Chris Lehman

Salem Correspondent

Chris Lehman graduated from Temple University with a journalism degree in 1997. He landed his first job less than a month later, producing arts stories for Red River Public Radio in Shreveport, Louisiana. Three years later he headed north to DeKalb, Illinois, where he worked as a reporter and announcer for NPR–affiliate WNIJ–FM. In 2006 he headed west to become the Salem Correspondent for the Northwest News Network.

Chris is a native of rural Lancaster County, Pennsylvania. He was born in the upstairs bedroom of his grandmother's house, and grew up in a 230-year-old log cabin in the woods. Chris traces his interest in journalism to his childhood, when his parents threatened to take away his newspaper if he didn’t do his chores.

In addition to working full time in public radio for the past decade, Chris has also reported from overseas on a freelance basis. He's filed stories from Iraq, Burkina Faso, El Salvador, Northern Ireland, Zimbabwe and Uganda. He lives in Salem with his wife and children.

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Whether it’s due to negligence or arson, thousands of wildfires each year are caused by humans. And the person or business who starts a fire can expect a bill.

Jeff Bonebrake is with the Oregon Department of Forestry. It's his job to investigate how a fire started. Once that’s pinned down, he figures out who pays and how much. He says the bulk of the charges are for firefighter salaries and equipment use.

Ed Andrieski / AP Photo

An Oregon political campaign wants your digital donations. The group behind the initiative to legalize recreational marijuana says it's now accepting bitcoin contributions.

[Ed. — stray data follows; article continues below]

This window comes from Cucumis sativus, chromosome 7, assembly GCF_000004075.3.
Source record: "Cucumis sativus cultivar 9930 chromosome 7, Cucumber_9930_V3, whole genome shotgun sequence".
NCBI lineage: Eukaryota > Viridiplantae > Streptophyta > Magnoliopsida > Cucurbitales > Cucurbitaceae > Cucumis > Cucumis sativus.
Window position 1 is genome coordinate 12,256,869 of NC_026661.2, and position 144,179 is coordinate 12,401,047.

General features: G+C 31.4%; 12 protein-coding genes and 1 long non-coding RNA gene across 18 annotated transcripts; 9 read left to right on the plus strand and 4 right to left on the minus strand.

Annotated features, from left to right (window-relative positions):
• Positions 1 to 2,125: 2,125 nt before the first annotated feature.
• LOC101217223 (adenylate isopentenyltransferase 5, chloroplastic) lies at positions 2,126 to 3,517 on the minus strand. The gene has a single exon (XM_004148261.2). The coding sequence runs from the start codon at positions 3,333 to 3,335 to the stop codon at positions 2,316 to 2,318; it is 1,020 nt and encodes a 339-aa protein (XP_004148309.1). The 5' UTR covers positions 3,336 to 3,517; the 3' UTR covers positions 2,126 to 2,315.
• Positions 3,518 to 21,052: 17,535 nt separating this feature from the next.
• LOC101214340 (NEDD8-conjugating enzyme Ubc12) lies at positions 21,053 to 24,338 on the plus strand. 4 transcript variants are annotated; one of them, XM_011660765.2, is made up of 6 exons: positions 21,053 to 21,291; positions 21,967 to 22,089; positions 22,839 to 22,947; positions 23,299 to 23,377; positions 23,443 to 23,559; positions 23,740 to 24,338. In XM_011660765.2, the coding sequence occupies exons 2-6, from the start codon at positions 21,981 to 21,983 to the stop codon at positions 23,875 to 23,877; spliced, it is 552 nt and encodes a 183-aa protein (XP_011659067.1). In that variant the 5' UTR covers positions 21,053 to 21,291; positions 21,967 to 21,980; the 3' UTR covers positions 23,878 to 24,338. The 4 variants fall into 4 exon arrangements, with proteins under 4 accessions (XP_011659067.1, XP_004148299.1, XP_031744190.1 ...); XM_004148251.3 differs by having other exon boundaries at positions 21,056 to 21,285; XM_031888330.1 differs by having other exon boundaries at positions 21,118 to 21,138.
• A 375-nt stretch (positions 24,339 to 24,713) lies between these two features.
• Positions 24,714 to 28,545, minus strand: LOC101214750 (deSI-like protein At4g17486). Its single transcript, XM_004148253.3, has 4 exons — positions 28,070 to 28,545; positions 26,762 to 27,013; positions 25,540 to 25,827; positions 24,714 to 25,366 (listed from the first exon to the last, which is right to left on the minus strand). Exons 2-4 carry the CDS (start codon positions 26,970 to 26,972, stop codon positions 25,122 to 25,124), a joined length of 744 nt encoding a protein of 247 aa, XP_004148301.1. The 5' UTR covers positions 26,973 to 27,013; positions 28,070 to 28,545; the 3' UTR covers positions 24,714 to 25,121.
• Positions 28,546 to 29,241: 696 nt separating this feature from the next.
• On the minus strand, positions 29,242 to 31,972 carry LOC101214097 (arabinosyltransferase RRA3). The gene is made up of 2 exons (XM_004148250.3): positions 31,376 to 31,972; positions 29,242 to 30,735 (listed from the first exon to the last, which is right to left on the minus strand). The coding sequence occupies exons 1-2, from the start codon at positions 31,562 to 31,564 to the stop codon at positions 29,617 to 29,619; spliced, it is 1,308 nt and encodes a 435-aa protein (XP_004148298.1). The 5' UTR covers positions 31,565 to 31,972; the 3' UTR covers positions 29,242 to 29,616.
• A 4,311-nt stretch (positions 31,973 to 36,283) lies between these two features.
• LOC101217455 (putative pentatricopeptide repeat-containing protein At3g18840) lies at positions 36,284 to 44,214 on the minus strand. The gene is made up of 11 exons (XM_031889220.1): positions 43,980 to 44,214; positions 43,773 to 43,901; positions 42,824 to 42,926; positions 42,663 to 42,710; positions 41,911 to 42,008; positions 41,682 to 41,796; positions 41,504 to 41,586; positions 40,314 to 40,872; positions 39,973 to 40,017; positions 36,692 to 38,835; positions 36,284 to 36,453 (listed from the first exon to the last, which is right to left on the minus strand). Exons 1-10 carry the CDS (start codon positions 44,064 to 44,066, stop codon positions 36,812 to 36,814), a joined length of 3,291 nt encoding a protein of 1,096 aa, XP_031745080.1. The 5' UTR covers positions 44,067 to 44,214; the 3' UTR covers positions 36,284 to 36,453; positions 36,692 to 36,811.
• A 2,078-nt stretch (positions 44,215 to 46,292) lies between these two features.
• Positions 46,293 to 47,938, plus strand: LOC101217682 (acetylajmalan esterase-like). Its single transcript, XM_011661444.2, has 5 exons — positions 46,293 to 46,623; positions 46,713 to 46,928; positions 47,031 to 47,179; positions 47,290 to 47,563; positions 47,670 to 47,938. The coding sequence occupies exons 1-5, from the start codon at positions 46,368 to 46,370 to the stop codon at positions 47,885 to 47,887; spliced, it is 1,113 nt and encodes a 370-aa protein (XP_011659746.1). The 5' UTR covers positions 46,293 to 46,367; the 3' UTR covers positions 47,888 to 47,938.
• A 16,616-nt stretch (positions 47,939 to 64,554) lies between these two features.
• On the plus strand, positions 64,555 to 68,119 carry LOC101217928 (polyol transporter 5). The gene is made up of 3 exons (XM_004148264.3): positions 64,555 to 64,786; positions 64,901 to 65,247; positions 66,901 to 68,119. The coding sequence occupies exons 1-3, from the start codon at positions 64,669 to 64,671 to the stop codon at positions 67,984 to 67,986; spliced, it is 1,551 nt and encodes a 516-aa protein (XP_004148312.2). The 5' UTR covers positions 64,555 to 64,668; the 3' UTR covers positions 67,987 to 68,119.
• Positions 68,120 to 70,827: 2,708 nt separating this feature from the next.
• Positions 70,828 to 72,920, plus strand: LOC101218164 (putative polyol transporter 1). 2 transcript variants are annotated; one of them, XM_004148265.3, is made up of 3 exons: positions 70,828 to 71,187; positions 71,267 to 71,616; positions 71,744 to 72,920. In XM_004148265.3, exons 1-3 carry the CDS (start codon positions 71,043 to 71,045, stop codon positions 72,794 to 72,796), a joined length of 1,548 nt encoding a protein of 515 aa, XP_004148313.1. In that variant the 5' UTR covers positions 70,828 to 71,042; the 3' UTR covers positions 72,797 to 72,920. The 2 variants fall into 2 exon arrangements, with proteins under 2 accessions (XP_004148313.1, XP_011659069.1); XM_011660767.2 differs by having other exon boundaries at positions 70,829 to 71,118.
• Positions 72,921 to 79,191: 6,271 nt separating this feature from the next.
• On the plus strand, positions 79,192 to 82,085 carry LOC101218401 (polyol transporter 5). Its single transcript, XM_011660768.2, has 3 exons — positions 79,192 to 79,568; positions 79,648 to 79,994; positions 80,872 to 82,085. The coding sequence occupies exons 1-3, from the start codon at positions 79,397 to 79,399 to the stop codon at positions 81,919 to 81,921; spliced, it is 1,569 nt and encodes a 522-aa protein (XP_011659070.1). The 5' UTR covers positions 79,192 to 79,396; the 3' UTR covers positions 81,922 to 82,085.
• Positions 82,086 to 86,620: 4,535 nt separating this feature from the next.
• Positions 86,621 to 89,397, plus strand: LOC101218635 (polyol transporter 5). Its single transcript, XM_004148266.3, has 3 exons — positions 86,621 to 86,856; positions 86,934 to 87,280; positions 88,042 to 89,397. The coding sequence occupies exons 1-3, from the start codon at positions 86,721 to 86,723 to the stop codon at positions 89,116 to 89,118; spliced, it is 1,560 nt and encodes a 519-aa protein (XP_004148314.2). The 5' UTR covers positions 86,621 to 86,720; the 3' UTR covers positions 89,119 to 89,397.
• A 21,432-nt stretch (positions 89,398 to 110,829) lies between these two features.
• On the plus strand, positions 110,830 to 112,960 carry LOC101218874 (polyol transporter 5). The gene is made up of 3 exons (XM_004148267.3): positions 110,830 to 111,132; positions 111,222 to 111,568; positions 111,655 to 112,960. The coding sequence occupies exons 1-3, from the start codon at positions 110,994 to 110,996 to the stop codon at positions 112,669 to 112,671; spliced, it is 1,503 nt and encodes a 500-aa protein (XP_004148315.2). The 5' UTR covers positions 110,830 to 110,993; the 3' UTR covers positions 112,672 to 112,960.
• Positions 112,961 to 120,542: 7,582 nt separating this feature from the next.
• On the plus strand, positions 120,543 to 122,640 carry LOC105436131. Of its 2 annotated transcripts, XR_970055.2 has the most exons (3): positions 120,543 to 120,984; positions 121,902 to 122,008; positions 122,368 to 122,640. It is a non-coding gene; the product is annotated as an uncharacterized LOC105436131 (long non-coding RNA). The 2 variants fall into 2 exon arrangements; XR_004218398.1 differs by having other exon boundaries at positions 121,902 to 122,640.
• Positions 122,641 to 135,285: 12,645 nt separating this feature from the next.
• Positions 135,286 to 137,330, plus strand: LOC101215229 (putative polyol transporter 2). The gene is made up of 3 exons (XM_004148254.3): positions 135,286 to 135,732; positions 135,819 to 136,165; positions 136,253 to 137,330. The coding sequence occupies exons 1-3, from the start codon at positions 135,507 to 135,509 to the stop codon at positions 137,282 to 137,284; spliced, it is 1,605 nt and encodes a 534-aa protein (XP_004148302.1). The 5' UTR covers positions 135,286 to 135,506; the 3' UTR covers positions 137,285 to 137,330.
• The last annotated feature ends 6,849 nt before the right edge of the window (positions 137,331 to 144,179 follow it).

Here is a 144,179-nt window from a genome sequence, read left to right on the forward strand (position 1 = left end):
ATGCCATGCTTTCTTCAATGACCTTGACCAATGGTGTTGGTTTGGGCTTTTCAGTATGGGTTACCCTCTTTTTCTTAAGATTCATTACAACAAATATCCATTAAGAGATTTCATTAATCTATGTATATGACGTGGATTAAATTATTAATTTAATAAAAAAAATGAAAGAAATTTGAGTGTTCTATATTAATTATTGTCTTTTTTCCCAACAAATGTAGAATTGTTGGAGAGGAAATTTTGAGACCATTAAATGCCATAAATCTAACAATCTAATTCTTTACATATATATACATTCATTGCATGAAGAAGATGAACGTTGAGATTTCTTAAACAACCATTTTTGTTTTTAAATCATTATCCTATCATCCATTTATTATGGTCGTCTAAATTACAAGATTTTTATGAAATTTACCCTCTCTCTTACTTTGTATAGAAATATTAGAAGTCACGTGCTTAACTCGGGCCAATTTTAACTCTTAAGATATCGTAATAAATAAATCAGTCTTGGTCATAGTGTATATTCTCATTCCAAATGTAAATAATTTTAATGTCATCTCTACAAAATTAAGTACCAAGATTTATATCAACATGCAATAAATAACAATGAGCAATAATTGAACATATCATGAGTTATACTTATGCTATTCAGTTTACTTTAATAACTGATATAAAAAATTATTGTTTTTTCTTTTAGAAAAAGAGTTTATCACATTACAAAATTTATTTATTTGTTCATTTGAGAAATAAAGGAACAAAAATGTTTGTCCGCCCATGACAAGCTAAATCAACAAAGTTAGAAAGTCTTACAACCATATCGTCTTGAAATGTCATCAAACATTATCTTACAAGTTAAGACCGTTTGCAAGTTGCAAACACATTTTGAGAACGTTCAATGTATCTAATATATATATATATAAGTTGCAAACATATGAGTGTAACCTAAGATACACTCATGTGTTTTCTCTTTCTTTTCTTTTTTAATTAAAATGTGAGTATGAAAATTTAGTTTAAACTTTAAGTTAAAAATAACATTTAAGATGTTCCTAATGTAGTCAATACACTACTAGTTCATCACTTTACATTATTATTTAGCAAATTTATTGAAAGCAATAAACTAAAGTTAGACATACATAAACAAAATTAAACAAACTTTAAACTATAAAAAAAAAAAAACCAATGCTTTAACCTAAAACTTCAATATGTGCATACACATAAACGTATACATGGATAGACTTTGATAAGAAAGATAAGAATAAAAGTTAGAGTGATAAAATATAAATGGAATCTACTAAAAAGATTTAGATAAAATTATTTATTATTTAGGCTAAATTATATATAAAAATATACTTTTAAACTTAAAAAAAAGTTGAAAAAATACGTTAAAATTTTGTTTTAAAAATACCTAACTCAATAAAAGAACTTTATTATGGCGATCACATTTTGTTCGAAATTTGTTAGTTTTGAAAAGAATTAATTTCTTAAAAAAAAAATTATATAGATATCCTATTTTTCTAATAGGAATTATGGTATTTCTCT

Chris Lehman

Farmers across the country are riled up over the U.S. Environmental Protection Agency’s plan to revise the 1972 Clean Water Act.

Depending on who you talk to, these revisions are either a “land grab” under the “brute force” of the federal government or a simple clarification of rules that ensure all Americans have clean water to drink.

Toby Talbot / AP Photo

Oregon voters may get the chance to require food companies to label products that contain genetically engineered ingredients.

Sponsors of an initiative to require labels turned in more than 150,000 signatures — nearly double the required minimum — Wednesday in an effort to make the ballot this November. Opponents have already denounced the measure.

Douglas Forest Protective Association

Hot and dry conditions are expected to create above-normal wildfire conditions in parts of the Northwest this summer. While relatively few people will have to flee the flames, many more will experience a side effect of the fires: thick, acrid smoke.

AP Photo/Redwood National and State Parks, Laura Denn

Redwood burl poaching has long been an issue in the Redwood National Park in California. But now a conservation group says it has spotted evidence of this type of tree damage in a national forest in Oregon.

Burls are the knobby growths sometimes found at the base of the towering trees. They're highly valued for their intricate designs; cross-sections are used to make furniture or artwork.

Susan Walsh / AP Photo

The surprising upset for House Majority leader Eric Cantor has the GOP looking for a possible successor.

Pundits are already throwing a few names around as possible replacements, including two Northwest lawmakers who have prominent roles in the House Republican leadership. But neither is likely to seek a promotion.

Fewer prisoners serve their entire prison sentence behind bars in Oregon than in any other state according to a study released Wednesday by the Pew Charitable Trusts. Oregon also supervises its newly released inmates more than any other state. 

Just a handful of prison inmates in Oregon serve their entire sentence behind bars. The vast majority are released under some form of post-prison supervision.

Steve Dykes / AP Photo

The U.S. Supreme Court won't block same-sex marriages in Oregon. The high court on Wednesday turned down a request to halt gay marriages in the state. 

Steve Dykes / AP Photo

Same-sex couples are getting married in Oregon now that a federal judge has overturned the state's ban on gay marriage.